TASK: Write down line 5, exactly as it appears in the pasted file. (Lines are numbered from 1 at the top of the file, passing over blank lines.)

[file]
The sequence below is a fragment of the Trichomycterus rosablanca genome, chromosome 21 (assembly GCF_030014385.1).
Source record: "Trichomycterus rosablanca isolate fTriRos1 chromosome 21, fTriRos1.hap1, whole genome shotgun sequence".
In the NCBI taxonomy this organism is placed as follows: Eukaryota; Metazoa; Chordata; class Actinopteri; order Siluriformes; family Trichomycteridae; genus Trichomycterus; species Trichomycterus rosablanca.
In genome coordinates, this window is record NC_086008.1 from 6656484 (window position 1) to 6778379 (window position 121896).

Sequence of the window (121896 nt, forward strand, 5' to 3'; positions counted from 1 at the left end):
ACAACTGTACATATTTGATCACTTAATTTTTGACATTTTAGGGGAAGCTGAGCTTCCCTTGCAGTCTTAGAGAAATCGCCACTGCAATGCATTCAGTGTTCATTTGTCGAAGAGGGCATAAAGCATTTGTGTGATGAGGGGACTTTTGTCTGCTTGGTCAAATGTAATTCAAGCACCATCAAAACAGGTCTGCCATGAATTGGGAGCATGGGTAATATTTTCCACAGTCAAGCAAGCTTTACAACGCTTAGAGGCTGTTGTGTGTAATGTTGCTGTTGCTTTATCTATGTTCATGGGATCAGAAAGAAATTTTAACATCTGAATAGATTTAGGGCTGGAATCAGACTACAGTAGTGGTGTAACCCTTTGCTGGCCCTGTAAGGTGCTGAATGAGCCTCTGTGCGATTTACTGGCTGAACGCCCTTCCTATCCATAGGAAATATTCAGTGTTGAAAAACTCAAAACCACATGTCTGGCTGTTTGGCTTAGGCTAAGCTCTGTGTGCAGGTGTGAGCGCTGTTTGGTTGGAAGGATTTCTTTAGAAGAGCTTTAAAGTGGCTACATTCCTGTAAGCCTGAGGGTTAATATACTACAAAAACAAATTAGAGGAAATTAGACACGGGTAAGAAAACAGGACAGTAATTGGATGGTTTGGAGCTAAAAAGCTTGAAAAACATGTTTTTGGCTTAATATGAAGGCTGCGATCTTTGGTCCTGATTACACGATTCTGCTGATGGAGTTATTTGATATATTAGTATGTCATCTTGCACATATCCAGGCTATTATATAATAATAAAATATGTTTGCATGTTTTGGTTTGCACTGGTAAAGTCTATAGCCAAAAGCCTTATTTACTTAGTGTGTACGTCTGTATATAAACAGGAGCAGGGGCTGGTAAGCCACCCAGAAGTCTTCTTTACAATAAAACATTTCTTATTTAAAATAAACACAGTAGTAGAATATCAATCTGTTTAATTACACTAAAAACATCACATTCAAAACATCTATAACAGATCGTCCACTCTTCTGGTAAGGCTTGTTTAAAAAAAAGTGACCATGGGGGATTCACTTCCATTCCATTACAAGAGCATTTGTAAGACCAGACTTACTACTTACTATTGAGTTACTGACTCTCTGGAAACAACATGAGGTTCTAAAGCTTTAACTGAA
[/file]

Sequence of the window (121896 nt, forward strand, 5' to 3'; positions counted from 1 at the left end):